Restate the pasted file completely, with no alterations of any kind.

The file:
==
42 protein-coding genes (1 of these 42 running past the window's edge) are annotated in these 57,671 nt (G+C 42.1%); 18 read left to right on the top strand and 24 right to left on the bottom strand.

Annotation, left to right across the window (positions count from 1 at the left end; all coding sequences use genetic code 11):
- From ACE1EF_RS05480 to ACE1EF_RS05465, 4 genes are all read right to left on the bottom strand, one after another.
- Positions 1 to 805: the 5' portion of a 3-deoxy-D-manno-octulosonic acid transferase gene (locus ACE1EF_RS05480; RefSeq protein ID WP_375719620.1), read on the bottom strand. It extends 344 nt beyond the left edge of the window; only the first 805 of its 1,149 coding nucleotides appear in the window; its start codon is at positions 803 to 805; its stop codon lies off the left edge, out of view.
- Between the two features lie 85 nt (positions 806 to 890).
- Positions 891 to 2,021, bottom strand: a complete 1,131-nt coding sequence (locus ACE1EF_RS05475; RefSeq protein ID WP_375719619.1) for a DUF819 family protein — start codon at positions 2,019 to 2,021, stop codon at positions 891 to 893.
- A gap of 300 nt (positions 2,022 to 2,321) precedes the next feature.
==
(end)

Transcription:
42 protein-coding genes (1 of these 42 running past the window's edge) are annotated in these 57,671 nt (G+C 42.1%); 18 read left to right on the top strand and 24 right to left on the bottom strand.

Annotation, left to right across the window (positions count from 1 at the left end; all coding sequences use genetic code 11):
- From ACE1EF_RS05480 to ACE1EF_RS05465, 4 genes are all read right to left on the bottom strand, one after another.
- Positions 1 to 805: the 5' portion of a 3-deoxy-D-manno-octulosonic acid transferase gene (locus ACE1EF_RS05480; RefSeq protein ID WP_375719620.1), read on the bottom strand. It extends 344 nt beyond the left edge of the window; only the first 805 of its 1,149 coding nucleotides appear in the window; its start codon is at positions 803 to 805; its stop codon lies off the left edge, out of view.
- Between the two features lie 85 nt (positions 806 to 890).
- Positions 891 to 2,021, bottom strand: a complete 1,131-nt coding sequence (locus ACE1EF_RS05475; RefSeq protein ID WP_375719619.1) for a DUF819 family protein — start codon at positions 2,019 to 2,021, stop codon at positions 891 to 893.
- A gap of 300 nt (positions 2,022 to 2,321) precedes the next feature.